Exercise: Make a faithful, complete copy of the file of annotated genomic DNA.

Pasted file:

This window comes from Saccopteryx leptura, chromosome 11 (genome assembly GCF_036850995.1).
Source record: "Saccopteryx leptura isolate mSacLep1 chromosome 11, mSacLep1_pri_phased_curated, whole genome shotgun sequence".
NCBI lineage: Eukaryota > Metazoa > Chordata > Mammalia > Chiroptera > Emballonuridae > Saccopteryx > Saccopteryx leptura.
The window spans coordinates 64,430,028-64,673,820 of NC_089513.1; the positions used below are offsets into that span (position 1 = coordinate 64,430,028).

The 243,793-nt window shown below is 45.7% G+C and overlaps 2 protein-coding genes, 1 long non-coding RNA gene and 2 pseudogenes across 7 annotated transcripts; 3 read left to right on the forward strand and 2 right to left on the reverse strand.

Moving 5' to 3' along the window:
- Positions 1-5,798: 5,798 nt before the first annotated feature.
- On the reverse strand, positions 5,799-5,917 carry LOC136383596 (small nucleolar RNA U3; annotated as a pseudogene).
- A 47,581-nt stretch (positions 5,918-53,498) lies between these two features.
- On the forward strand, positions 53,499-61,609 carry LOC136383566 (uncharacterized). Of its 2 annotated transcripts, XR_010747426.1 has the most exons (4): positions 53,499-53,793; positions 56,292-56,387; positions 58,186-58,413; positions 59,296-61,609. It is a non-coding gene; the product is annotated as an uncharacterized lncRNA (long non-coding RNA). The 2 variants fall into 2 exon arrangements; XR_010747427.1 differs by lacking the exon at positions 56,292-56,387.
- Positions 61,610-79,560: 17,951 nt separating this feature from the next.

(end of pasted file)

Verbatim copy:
This window comes from Saccopteryx leptura, chromosome 11 (genome assembly GCF_036850995.1).
Source record: "Saccopteryx leptura isolate mSacLep1 chromosome 11, mSacLep1_pri_phased_curated, whole genome shotgun sequence".
NCBI lineage: Eukaryota > Metazoa > Chordata > Mammalia > Chiroptera > Emballonuridae > Saccopteryx > Saccopteryx leptura.
The window spans coordinates 64,430,028-64,673,820 of NC_089513.1; the positions used below are offsets into that span (position 1 = coordinate 64,430,028).

The 243,793-nt window shown below is 45.7% G+C and overlaps 2 protein-coding genes, 1 long non-coding RNA gene and 2 pseudogenes across 7 annotated transcripts; 3 read left to right on the forward strand and 2 right to left on the reverse strand.

Moving 5' to 3' along the window:
- Positions 1-5,798: 5,798 nt before the first annotated feature.
- On the reverse strand, positions 5,799-5,917 carry LOC136383596 (small nucleolar RNA U3; annotated as a pseudogene).
- A 47,581-nt stretch (positions 5,918-53,498) lies between these two features.
- On the forward strand, positions 53,499-61,609 carry LOC136383566 (uncharacterized). Of its 2 annotated transcripts, XR_010747426.1 has the most exons (4): positions 53,499-53,793; positions 56,292-56,387; positions 58,186-58,413; positions 59,296-61,609. It is a non-coding gene; the product is annotated as an uncharacterized lncRNA (long non-coding RNA). The 2 variants fall into 2 exon arrangements; XR_010747427.1 differs by lacking the exon at positions 56,292-56,387.
- Positions 61,610-79,560: 17,951 nt separating this feature from the next.